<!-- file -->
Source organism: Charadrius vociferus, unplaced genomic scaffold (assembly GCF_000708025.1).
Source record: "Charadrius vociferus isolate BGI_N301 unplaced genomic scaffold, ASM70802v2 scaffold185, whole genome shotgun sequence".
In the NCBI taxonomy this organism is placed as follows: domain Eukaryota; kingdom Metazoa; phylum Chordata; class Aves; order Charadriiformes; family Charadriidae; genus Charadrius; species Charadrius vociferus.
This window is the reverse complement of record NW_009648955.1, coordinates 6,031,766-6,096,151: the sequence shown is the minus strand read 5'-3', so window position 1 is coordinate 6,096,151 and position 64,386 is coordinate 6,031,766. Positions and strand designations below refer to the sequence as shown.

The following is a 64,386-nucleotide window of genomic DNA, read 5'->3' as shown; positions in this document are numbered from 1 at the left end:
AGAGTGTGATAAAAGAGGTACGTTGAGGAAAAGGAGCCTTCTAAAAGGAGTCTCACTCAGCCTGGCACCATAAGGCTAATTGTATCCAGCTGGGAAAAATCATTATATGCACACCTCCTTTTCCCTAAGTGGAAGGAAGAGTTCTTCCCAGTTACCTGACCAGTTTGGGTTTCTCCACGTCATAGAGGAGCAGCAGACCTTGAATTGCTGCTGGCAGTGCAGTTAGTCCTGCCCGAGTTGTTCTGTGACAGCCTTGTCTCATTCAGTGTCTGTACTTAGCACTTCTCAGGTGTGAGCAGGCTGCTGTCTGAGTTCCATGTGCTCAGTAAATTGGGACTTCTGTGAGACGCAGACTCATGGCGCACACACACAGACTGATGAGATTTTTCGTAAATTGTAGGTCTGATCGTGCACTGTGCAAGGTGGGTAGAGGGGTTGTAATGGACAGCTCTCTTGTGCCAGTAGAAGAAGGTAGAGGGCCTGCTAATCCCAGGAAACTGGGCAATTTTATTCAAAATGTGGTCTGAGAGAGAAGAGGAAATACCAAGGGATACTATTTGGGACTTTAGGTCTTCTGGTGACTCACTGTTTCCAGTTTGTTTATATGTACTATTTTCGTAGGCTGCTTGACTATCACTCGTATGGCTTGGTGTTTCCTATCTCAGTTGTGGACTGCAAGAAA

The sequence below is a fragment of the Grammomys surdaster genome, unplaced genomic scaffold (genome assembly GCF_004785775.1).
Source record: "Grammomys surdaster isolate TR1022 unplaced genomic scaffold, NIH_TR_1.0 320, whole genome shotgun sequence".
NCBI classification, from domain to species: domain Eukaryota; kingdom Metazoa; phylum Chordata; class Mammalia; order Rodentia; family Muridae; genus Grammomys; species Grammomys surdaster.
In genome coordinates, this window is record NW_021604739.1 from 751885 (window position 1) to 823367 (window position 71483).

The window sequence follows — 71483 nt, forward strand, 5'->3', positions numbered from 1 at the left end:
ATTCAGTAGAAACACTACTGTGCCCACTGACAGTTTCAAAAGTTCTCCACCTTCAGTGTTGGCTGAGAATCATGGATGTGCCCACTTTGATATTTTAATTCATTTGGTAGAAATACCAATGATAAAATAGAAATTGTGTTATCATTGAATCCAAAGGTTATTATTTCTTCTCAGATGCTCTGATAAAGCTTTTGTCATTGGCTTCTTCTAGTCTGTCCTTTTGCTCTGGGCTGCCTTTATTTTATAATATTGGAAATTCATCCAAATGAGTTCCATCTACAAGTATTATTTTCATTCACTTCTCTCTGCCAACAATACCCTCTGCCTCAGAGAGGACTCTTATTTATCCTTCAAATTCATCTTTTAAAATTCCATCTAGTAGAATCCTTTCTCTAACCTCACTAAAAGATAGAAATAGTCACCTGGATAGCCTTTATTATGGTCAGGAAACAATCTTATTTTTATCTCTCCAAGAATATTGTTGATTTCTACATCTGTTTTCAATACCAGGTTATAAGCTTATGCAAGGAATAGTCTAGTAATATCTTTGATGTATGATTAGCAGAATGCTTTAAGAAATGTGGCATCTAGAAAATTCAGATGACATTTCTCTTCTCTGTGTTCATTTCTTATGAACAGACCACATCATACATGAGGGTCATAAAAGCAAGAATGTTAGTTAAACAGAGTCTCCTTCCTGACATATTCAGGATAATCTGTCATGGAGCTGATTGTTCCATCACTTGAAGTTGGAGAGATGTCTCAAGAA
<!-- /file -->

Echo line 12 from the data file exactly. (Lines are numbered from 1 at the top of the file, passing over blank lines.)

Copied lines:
ATTCAGTAGAAACACTACTGTGCCCACTGACAGTTTCAAAAGTTCTCCACCTTCAGTGTTGGCTGAGAATCATGGATGTGCCCACTTTGATATTTTAATTCATTTGGTAGAAATACCAATGATAAAATAGAAATTGTGTTATCATTGAATCCAAAGGTTATTATTTCTTCTCAGATGCTCTGATAAAGCTTTTGTCATTGGCTTCTTCTAGTCTGTCCTTTTGCTCTGGGCTGCCTTTATTTTATAATATTGGAAATTCATCCAAATGAGTTCCATCTACAAGTATTATTTTCATTCACTTCTCTCTGCCAACAATACCCTCTGCCTCAGAGAGGACTCTTATTTATCCTTCAAATTCATCTTTTAAAATTCCATCTAGTAGAATCCTTTCTCTAACCTCACTAAAAGATAGAAATAGTCACCTGGATAGCCTTTATTATGGTCAGGAAACAATCTTATTTTTATCTCTCCAAGAATATTGTTGATTTCTACATCTGTTTTCAATACCAGGTTATAAGCTTATGCAAGGAATAGTCTAGTAATATCTTTGATGTATGATTAGCAGAATGCTTTAAGAAATGTGGCATCTAGAAAATTCAGATGACATTTCTCTTCTCTGTGTTCATTTCTTATGAACAGACCACATCATACATGAGGGTCATAAAAGCAAGAATGTTAGTTAAACAGAGTCTCCTTCCTGACATATTCAGGATAATCTGTCATGGAGCTGATTGTTCCATCACTTGAAGTTGGAGAGATGTCTCAAGAA